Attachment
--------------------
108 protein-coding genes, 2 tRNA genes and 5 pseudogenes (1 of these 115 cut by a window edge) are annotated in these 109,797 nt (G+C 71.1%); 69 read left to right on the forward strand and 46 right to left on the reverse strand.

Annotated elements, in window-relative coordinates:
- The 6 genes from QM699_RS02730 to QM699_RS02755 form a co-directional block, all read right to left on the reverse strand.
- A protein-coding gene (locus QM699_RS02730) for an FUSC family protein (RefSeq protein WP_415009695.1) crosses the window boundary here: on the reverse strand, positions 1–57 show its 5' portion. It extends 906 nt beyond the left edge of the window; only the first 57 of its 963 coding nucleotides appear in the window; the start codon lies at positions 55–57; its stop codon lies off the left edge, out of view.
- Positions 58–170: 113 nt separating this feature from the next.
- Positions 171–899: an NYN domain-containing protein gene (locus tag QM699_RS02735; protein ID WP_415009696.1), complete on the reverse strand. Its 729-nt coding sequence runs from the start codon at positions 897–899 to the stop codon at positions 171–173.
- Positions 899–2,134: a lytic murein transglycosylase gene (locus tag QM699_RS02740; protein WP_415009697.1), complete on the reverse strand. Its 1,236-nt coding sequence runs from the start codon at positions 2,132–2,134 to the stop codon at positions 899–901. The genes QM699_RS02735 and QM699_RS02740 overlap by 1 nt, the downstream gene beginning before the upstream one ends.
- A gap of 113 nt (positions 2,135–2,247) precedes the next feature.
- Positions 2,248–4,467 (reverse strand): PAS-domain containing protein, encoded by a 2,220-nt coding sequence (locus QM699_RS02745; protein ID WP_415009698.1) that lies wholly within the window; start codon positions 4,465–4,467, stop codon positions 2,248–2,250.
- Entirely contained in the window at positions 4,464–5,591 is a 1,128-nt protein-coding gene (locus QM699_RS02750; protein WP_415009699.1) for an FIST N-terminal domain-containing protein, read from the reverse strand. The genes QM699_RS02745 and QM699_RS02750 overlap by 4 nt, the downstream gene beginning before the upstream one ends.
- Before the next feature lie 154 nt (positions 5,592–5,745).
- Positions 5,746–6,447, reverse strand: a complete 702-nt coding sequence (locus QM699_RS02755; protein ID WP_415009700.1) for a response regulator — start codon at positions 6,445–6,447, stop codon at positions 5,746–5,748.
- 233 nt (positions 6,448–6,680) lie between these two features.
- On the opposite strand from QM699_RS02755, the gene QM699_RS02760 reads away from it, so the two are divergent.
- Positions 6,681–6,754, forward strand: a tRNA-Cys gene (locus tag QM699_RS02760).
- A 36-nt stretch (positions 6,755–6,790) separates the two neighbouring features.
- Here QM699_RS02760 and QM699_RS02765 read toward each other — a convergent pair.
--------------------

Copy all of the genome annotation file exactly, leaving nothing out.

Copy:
108 protein-coding genes, 2 tRNA genes and 5 pseudogenes (1 of these 115 cut by a window edge) are annotated in these 109,797 nt (G+C 71.1%); 69 read left to right on the forward strand and 46 right to left on the reverse strand.

Annotated elements, in window-relative coordinates:
- The 6 genes from QM699_RS02730 to QM699_RS02755 form a co-directional block, all read right to left on the reverse strand.
- A protein-coding gene (locus QM699_RS02730) for an FUSC family protein (RefSeq protein WP_415009695.1) crosses the window boundary here: on the reverse strand, positions 1–57 show its 5' portion. It extends 906 nt beyond the left edge of the window; only the first 57 of its 963 coding nucleotides appear in the window; the start codon lies at positions 55–57; its stop codon lies off the left edge, out of view.
- Positions 58–170: 113 nt separating this feature from the next.
- Positions 171–899: an NYN domain-containing protein gene (locus tag QM699_RS02735; protein ID WP_415009696.1), complete on the reverse strand. Its 729-nt coding sequence runs from the start codon at positions 897–899 to the stop codon at positions 171–173.
- Positions 899–2,134: a lytic murein transglycosylase gene (locus tag QM699_RS02740; protein WP_415009697.1), complete on the reverse strand. Its 1,236-nt coding sequence runs from the start codon at positions 2,132–2,134 to the stop codon at positions 899–901. The genes QM699_RS02735 and QM699_RS02740 overlap by 1 nt, the downstream gene beginning before the upstream one ends.
- A gap of 113 nt (positions 2,135–2,247) precedes the next feature.
- Positions 2,248–4,467 (reverse strand): PAS-domain containing protein, encoded by a 2,220-nt coding sequence (locus QM699_RS02745; protein ID WP_415009698.1) that lies wholly within the window; start codon positions 4,465–4,467, stop codon positions 2,248–2,250.
- Entirely contained in the window at positions 4,464–5,591 is a 1,128-nt protein-coding gene (locus QM699_RS02750; protein WP_415009699.1) for an FIST N-terminal domain-containing protein, read from the reverse strand. The genes QM699_RS02745 and QM699_RS02750 overlap by 4 nt, the downstream gene beginning before the upstream one ends.
- Before the next feature lie 154 nt (positions 5,592–5,745).
- Positions 5,746–6,447, reverse strand: a complete 702-nt coding sequence (locus QM699_RS02755; protein ID WP_415009700.1) for a response regulator — start codon at positions 6,445–6,447, stop codon at positions 5,746–5,748.
- 233 nt (positions 6,448–6,680) lie between these two features.
- On the opposite strand from QM699_RS02755, the gene QM699_RS02760 reads away from it, so the two are divergent.
- Positions 6,681–6,754, forward strand: a tRNA-Cys gene (locus tag QM699_RS02760).
- A 36-nt stretch (positions 6,755–6,790) separates the two neighbouring features.
- Here QM699_RS02760 and QM699_RS02765 read toward each other — a convergent pair.